The change of seasons is upon us as the days cool and nights become longer. If the weather doesn’t remind you of the season, sights of holiday décor lining the aisles of stores and questions about holiday plans from friends and family certainly will. For many, these signals create a mix of emotions for the holidays ahead: joy, anticipation, stress, anxiety, sadness, excitement...the list goes on. Dealing with the loss of a loved one during the holidays can be especially difficult.

Grieving children may be hit hard with new emotions or memories during the holidays. It can be an isolating and distressing time, particularly if adult caregivers also are grieving. Children may be hesitant to express their grief in an effort to take away the hurt their caregivers feel. Open family communication about the holidays offers children the opportunity to share their grief, honor their loved one who died, and feel more confident on these special days.

The five tips below are guidelines for managing the holidays or other significant dates and times of remembrance in your family.

  1. Talk about the loss and acknowledge the upcoming holiday
    • Talk about your loved one and the memories you shared.
    • You may decide to have a specific time for a family meeting or an informal conversation about feelings or what the holiday will be like (conversations with kids in the car or while taking a walk can be effective). Model how to talk about feelings, for example: “I’m feeling sad thinking about the holidays without Mom. What are you feeling about the holidays coming up?”
    • Discuss painful feelings your children may feel. Allow them to talk openly about their feelings and let them know that these feelings are normal.
    • Anticipate that these talks will not be one-time conversations, but multiple conversations of varying lengths. Spreading out these discussions can disperse the emotions and energy of the day so it doesn’t build up.
  1. Acknowledge any feelings you have about the holiday
  • Sometimes the anxiety or sadness we have about the holiday becomes bigger and more overwhelming than the actual day itself. Acknowledging your feelings may help make them more manageable.
  • If your grief continues to feel overwhelming and interferes with your daily activities, use additional support such as friends, family, a counselor, support group, or faith community. These supports also can provide help to your children.
  1. Take care of yourself
    • Remember the COPE acronym.
    • Ask for help if you need it. Is there someone who may be able to cook a meal or wrap gifts, or who can you ask to help care for the kids if you need some alone time? Remind yourself it is okay to ask for help.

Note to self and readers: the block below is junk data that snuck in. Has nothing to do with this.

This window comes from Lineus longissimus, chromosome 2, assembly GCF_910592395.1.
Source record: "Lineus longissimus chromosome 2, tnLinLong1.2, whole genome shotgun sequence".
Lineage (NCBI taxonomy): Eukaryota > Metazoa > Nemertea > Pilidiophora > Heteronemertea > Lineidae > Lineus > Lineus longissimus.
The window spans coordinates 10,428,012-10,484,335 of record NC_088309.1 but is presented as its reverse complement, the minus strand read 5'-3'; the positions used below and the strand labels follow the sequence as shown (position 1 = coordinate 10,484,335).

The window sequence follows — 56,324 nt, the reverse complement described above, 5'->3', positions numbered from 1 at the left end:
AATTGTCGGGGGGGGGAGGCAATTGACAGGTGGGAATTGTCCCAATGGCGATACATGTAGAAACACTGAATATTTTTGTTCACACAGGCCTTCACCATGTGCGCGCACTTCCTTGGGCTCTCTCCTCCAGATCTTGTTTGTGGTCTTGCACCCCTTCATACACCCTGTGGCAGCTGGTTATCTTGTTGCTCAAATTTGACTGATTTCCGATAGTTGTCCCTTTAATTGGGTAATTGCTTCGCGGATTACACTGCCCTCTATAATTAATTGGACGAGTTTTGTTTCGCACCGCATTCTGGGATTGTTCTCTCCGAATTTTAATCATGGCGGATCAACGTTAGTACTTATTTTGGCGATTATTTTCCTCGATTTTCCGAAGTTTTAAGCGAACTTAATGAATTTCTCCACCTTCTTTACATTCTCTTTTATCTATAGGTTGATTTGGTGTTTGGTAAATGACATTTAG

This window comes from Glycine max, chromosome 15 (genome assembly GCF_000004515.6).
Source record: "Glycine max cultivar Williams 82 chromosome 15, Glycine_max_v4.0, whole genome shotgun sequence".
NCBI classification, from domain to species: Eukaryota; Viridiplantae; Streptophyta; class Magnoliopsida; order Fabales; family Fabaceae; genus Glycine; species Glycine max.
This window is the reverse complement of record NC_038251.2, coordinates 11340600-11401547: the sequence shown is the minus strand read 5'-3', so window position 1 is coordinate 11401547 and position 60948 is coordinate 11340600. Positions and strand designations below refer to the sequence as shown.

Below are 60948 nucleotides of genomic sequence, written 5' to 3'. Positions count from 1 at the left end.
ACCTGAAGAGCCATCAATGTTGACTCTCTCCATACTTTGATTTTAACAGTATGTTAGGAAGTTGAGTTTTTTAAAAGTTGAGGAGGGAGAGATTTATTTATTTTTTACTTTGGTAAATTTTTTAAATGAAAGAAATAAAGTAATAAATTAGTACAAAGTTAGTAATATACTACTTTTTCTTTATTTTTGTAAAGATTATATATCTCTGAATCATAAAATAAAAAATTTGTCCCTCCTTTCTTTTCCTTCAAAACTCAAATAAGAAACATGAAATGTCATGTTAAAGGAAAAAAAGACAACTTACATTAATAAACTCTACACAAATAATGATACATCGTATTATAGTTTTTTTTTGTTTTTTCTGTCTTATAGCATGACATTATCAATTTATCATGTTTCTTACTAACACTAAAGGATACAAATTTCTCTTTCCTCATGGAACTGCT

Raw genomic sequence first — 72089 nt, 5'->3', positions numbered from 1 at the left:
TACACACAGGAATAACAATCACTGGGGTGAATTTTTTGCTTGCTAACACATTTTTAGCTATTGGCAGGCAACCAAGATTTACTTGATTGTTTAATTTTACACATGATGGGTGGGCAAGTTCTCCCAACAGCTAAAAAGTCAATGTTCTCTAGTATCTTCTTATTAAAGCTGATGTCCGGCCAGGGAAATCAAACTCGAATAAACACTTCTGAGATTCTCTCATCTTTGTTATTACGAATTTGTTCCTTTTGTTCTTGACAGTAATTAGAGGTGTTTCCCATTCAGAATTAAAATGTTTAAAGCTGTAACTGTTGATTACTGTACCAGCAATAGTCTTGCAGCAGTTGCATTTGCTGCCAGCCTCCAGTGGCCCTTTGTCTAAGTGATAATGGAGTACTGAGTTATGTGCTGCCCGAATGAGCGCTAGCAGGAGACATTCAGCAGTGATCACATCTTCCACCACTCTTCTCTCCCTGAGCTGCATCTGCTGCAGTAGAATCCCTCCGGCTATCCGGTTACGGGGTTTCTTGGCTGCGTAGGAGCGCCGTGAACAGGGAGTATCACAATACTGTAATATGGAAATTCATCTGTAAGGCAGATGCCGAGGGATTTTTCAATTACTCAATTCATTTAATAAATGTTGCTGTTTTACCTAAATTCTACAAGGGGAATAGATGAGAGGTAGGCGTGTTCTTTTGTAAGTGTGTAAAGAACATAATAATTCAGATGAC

• Practice taking slow, deep breaths.
    • Do something you enjoy with your kids—laughter is a great way of letting out big feelings.
  1. Decide which traditions to toss, keep or create
  • Keep from ignoring the holiday altogether because it seems too painful to endure. Children need the opportunity to celebrate without feeling bad or guilty. Remember, kids need to be kids—playing, laughing, and taking grief breaks are as important as working through the hard stuff.
  • Include children in the decision about holiday activities. Kids like predictability, so including them can help them feel a sense of purpose and control over the holiday.
    • Let them know you (and they) might not have as much energy or interest this year and that’s okay too. Know that you may not want to and don’t need to continue the same traditions you always have.
  1. Find ways to remember your loved one. Last year’s post offers some suggestions for honoring and remembering our loved ones around the holidays. Here are a few more suggestions:
  • Talk about your loved one and say their name aloud.
  • Play holiday or special songs they liked to listen to.
  • Create an ornament or special memory stone for the person who died.
  • Attend a memorial celebration as a family.*
  • Create special artwork in memory of your loved one.
  • Pray or engage in spiritual activities if they are important to you.
  • Volunteer in the community.
  • Take a trip.
  • Use a special container (e.g., a memory box, a stocking, a jar) to write notes about feelings and memories to the person who died.
  • Wear something of theirs (e.g., jewelry, clothes, and accessories)—children may find this especially helpful.

As caregivers, taking time to talk, prepare, and find ways to connect with your kids can alleviate some of the holiday blues. Remember that support is available now and throughout the year. Together as a family and with the support of others, you and your children can survive the holidays and may even find this time is important to your healing.

By: Kate S., Child/Teen Bereavement Counselor

*Transitions GriefCare's Night of Remembrance provides your family an opportunity to light up the night with love, as we line our campus walkways with luminaries dedicated to those you wish to remember. Children are welcome to participate. Luminaries lit at 6:00pm; service begins at 6:30pm. No registration required. Choose one date to attend: December 8, 2015 (Tuesday), December 9, 2015 (Wednesday), or December 10, 2015 (Thursday). Held at Transitions LifeCare, 250 Hospice Circle, Raleigh, NC 27607.